“By owning the rights to a farmer’s crop, companies can limit the farmer’s alternatives in terms of buyers, if they choose to do so, increasing their power upstream,” Karl says. “If farmers can’t sell to anyone else, legally, they must take any deal they are offered.”
“By positioning this variety in the minds of consumers and making sure they are the only ones legally allowed to sell it to them, companies can also increase their power downstream toward monopoly.”
Narrowing the bottleneck
Although the legal ownership of coffee varieties may seem like a far-away concern, it has caused issues for smallholder farmers before. Global agrochemical and agricultural company, Monsanto, won over 140 patent infringement suits against small soybean farmers by claiming ownership over its genetically engineered seeds. The agricultural giant took more than $23 million in damages.
With large coffee companies expanding their control in an equivalent segment, it’s no surprise that there are concerns about what this could mean for the industry and its smallholder farmers.
On the face of it, however, both companies are displaying good intentions. Starbucks has announced that their new varieties are freely available for use by farmers across the world. Additionally, Nestlé is currently restricting the production of N°20 to their own facilities, which mitigates any potential legal complications.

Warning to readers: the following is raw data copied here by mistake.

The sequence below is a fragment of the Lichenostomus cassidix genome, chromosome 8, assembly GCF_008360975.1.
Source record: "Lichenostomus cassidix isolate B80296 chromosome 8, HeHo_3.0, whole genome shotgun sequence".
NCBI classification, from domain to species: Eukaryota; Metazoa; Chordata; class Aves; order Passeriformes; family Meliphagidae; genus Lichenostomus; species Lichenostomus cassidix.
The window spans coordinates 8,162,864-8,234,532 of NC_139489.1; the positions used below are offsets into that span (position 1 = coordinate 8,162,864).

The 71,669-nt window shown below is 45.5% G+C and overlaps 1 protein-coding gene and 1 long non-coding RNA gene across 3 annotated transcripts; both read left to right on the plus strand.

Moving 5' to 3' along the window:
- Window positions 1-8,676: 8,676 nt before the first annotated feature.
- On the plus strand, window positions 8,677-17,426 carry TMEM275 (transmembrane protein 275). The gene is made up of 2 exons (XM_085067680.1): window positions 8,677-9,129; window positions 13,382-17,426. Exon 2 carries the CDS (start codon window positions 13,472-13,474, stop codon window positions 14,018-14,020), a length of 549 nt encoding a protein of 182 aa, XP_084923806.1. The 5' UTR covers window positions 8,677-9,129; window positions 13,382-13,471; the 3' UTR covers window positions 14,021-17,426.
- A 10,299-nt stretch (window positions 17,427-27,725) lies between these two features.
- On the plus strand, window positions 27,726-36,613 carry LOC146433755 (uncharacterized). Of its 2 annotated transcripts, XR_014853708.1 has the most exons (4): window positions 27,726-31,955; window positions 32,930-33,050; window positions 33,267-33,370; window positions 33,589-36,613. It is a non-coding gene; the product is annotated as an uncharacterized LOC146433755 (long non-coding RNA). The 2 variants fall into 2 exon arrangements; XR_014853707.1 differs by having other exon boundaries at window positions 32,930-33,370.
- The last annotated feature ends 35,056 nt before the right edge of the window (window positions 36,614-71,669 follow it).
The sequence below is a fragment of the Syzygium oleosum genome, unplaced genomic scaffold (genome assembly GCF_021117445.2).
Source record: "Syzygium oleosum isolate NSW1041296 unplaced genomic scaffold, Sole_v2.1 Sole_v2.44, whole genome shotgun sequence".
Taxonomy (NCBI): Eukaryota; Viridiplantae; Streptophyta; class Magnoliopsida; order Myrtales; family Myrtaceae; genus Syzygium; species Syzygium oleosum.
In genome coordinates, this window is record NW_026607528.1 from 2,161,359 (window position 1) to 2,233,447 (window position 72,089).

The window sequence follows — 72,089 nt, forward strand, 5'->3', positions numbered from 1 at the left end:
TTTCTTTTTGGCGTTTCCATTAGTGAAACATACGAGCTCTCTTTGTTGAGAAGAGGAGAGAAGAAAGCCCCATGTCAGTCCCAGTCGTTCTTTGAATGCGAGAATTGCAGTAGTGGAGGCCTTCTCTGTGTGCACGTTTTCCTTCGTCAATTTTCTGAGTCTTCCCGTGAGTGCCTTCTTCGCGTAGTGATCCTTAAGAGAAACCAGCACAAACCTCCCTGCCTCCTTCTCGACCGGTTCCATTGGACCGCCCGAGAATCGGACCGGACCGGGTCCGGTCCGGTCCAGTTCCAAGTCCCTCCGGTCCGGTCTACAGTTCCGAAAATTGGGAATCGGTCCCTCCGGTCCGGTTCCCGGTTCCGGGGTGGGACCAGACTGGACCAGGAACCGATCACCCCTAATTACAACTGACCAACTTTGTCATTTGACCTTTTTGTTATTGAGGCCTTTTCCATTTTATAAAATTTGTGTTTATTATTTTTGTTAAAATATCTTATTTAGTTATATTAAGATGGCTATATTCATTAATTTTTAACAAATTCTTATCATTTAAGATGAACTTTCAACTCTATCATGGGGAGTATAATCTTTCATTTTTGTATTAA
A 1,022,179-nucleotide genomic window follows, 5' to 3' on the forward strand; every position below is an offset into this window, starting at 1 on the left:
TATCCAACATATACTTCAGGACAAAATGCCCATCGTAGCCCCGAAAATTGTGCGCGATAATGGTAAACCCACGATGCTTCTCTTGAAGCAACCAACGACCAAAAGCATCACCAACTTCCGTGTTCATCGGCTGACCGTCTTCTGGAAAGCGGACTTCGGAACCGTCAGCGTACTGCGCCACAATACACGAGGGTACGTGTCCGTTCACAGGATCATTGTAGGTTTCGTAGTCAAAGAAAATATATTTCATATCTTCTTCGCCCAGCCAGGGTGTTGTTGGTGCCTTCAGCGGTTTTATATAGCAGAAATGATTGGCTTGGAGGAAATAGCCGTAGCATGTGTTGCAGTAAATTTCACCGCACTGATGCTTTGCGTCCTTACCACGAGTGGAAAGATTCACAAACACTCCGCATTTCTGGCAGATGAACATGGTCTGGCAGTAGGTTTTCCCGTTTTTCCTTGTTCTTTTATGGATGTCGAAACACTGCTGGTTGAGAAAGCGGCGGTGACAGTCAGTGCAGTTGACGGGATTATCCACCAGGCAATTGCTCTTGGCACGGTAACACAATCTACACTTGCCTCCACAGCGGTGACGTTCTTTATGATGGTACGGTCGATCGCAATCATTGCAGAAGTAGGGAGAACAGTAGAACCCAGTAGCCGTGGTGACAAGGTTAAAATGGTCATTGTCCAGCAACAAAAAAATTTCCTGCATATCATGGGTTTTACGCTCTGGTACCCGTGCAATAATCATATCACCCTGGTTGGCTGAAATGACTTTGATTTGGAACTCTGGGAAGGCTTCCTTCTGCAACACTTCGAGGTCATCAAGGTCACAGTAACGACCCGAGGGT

This doesn’t mean that problems won’t arise in the future. Indeed, coffee production will encounter significant challenges in the face of climate change and an anticipated supply shortage. In response to this, demand for genetically engineered climate-resistant varieties is likely to increase, and if they are “owned” by private entities, legal disputes as seen with Monsanto may become a problem for the coffee sector.
“Protecting and enforcing IP over something others want is a way to gain power by narrowing the bottleneck you occupy,” says Karl. “Bargaining power is derived from relative substitutability on both sides of an exchange.”
The greater good?
Considering the countless coffee research facilities established across the globe, if powerful companies were developing coffee varieties with the intention of retaining “ownership” over them, this arguably adds little value to the industry.
Having said that, there is no evidence so far that these companies are attempting to, or are even able to patent their own coffee variety.
Even if they could, some may argue that if companies invest millions of dollars in researching and developing coffee varieties, they should have the right to determine how they use them. This could be for private gain, but – through its open-source agronomy system – Starbucks may be showing a way forward where this situation could benefit the greater good.
“What farmers could do with coffee of a cultivar whose genetics are protected would be at the discretion of the patent holder,” says Karl. “Whatever rules they decide to enforce, they have the right to prohibit anyone from using their intellectual property.
“To what degree they choose to exercise this right and what happens as a result is relevant to farmer wellbeing.”